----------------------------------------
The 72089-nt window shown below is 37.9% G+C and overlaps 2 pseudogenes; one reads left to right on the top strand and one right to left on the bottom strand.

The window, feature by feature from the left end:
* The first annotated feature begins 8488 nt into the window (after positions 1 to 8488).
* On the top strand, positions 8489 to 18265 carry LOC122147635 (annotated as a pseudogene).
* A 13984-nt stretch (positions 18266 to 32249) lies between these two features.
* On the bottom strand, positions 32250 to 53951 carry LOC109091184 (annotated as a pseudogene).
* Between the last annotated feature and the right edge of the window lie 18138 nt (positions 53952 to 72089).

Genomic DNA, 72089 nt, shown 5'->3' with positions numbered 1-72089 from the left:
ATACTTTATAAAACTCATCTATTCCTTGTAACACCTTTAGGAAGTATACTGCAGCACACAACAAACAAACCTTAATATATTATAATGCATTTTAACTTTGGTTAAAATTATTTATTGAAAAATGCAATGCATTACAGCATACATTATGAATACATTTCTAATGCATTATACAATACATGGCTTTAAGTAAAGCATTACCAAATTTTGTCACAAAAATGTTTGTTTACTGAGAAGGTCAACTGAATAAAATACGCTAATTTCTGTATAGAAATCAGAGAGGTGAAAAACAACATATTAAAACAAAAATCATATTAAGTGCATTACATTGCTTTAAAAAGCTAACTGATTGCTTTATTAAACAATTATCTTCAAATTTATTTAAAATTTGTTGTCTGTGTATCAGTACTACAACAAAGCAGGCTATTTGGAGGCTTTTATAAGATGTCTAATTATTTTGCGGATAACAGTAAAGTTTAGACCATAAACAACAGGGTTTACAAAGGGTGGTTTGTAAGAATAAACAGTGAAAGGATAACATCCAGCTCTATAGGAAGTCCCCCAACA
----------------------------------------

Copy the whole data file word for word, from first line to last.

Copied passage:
The 72089-nt window shown below is 37.9% G+C and overlaps 2 pseudogenes; one reads left to right on the top strand and one right to left on the bottom strand.

The window, feature by feature from the left end:
* The first annotated feature begins 8488 nt into the window (after positions 1 to 8488).
* On the top strand, positions 8489 to 18265 carry LOC122147635 (annotated as a pseudogene).
* A 13984-nt stretch (positions 18266 to 32249) lies between these two features.
* On the bottom strand, positions 32250 to 53951 carry LOC109091184 (annotated as a pseudogene).
* Between the last annotated feature and the right edge of the window lie 18138 nt (positions 53952 to 72089).

Genomic DNA, 72089 nt, shown 5'->3' with positions numbered 1-72089 from the left:
ATACTTTATAAAACTCATCTATTCCTTGTAACACCTTTAGGAAGTATACTGCAGCACACAACAAACAAACCTTAATATATTATAATGCATTTTAACTTTGGTTAAAATTATTTATTGAAAAATGCAATGCATTACAGCATACATTATGAATACATTTCTAATGCATTATACAATACATGGCTTTAAGTAAAGCATTACCAAATTTTGTCACAAAAATGTTTGTTTACTGAGAAGGTCAACTGAATAAAATACGCTAATTTCTGTATAGAAATCAGAGAGGTGAAAAACAACATATTAAAACAAAAATCATATTAAGTGCATTACATTGCTTTAAAAAGCTAACTGATTGCTTTATTAAACAATTATCTTCAAATTTATTTAAAATTTGTTGTCTGTGTATCAGTACTACAACAAAGCAGGCTATTTGGAGGCTTTTATAAGATGTCTAATTATTTTGCGGATAACAGTAAAGTTTAGACCATAAACAACAGGGTTTACAAAGGGTGGTTTGTAAGAATAAACAGTGAAAGGATAACATCCAGCTCTATAGGAAGTCCCCCAACA